The only published and available best-selling indie book chart in New Zealand is the top 10 sales list recorded every week at Unity Books’ stores in High St, Auckland, and Willis St, Wellington.
1 Three Women by Lisa Taddeo (Bloomsbury, $35)
Fucking nailed it.
2 Celestial Bodies by Jokha Alharthi (Sandstone, $27)
Winner of the 2019 Man Booker International Prize.
3 Te Tiriti o Waitangi: The Treaty of Waitangi by Toby Morris with Ross Calman, Mark Derby, and Piripi Walker (Lift Education, $20)
*50 Cent voice* Go Toby, go Toby, go Toby, go go…
4 Normal People by Sally Rooney (Faber & Faber, $23)
*Disillusioned voice* Sally Rooney Sally Rooney Sally Rooney Sally Rooney
5 Big Sky by Kate Atkinson (Doubleday, $38)
“There will, eventually, be blood. But the richness of this novel comes in spending time with the kaleidoscope of characters who spin together in the whirlwind ending” – the Washington Post
6 Gun Love by Jennifer Clement (Vintage, $26)
“This is a world of Native American ghosts and 12-legged lizards, where a lovesick girl buries her vast collection of Barbies waist-deep in her yard to express despair, and cached guns speak to Pearl in her sleep, telling the stories of their crimes. All sad women are psychic here. All love is at first sight.” – the Guardian
7 Sapiens: A Brief History of Humankind by Yuval Noah Harari (Vintage, $30)
Your brother’s birthday present, sorted.
8 Ordinary People by Diana Evans (Random House, $26)
“Evans buys herself a chair after each book, ‘a reminder that aimless contemplation is as important as achieving’. A large swinging chair, still finding its place in the front room, is her reward for this latest novel.” – the Guardian
9 Little by Edward Carey (Gallic Books, $32)
How a Swiss orphan became Madame Tussaud. Fiction.
10 Boy Swallows Universe by Trent Dalton (Fourth Estate, $25)
“Darra is a dream, a stench, a spilt garbage bin, a cracked mirror, a paradise, a bowl of Vietnamese noodle soup filled with prawns, domes of plastic crab meat, pig ears and pig knuckles and pig belly. Darra is a girl washed down a drainpipe, a boy with snot slipping from his nose so ripe it glows on Easter night, a teenage girl stretched across a train track waiting for the express…”
(Darra is a suburb of Brisbane)
1 How to Escape From Prison by Paul Wood (HarperCollins, $38)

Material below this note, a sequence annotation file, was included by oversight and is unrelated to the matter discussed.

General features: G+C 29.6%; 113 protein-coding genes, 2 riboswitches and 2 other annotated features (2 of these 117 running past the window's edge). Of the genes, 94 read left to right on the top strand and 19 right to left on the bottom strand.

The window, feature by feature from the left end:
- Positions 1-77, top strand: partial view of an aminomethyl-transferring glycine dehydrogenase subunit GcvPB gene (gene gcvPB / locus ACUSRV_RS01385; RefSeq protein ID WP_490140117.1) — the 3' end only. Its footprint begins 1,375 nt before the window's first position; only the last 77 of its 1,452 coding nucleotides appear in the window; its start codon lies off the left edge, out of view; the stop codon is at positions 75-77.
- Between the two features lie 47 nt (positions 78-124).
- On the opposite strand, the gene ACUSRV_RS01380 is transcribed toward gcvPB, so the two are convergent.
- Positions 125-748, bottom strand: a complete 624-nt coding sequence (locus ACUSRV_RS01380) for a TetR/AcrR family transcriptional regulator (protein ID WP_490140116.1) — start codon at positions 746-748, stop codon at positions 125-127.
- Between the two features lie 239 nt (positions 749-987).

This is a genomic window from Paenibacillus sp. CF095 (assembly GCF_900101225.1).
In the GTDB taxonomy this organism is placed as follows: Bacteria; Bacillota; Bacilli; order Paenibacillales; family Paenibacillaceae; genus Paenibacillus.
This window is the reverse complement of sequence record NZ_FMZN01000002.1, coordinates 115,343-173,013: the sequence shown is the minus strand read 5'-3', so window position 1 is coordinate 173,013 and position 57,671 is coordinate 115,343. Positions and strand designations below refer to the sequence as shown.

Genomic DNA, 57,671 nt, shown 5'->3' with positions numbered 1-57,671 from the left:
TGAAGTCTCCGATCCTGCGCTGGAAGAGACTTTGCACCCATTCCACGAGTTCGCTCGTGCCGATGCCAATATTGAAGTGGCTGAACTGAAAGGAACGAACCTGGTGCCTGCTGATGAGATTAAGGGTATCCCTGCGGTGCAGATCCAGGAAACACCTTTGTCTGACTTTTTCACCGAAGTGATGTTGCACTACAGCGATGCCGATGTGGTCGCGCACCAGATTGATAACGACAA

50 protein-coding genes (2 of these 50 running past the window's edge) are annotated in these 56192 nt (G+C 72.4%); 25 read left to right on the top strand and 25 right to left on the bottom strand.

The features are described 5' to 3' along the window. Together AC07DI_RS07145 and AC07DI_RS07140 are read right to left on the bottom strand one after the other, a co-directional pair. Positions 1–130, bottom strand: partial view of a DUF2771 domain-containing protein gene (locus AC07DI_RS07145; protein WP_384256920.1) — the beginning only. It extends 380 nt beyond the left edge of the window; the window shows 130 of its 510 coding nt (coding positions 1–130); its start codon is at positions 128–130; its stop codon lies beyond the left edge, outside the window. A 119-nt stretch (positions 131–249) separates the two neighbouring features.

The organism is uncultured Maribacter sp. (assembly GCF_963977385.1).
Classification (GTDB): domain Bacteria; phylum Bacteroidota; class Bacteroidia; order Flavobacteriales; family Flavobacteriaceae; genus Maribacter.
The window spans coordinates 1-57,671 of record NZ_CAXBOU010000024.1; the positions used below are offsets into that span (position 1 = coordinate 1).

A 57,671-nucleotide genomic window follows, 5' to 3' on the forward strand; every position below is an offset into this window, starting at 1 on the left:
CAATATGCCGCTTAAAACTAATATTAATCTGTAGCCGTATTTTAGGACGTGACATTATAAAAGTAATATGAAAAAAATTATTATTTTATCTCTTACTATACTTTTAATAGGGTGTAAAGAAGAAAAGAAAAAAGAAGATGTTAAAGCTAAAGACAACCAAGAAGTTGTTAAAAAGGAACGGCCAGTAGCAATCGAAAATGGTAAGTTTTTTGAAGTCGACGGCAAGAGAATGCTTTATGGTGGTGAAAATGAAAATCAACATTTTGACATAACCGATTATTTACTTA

“Some of the staff in unit 6 were good about letting people have one-off fights to sort out their issues. They didn’t encourage such behaviour, but if people were going to fight anyway, they often supervised to make sure no one else jumped in.”
2 Three Women by Lisa Taddeo (Bloomsbury, $35)
3 The New Zealand Wars: Ngā Pakanga o Aotearoa by Vincent O’Malley (Bridget Williams Books, $40)
A $40 paperback makes the charts eight weeks running. Unity readers, you rule.
4 An American Marriage by Tayari Jones (One World, $26)
Winner of the 2019 Women’s Prize for Fiction.
5 Knife by Jo Nesbo (Harvill Secker, $38)
“The darkest hour yet for a detective who pleads, “The only thing I can do is investigate murders. And drink”—and a remarkable example of how to grow a franchise over the hero’s most vociferous objections” – Kirkus Reviews
6 Big Sky by Kate Atkinson (Doubleday, $38)
7 Te Tiriti o Waitangi / The Treaty of Waitangi by Toby Morris with Ross Calman, Mark Derby, and Piripi Walker (Lift Education, $20)
8 The Great Successor: The Divinely Perfect Destiny of Brilliant Comrade Kim Jong Un, Sun of the 21st Century by Anna Fifield (John Murray, $38)
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“Smart, incisive and chock-full of scoops, Fifield’s book was published last month to a chorus of praise from critics” – Toby Manhire, interviewing Fifield for us last week.
9 Winter of Fire 25th Anniversary Edition by Sherryl Jordan (Scholastic, $19)
There is good in this mad old world.
10 Normal People by Sally Rooney (Faber, $23)
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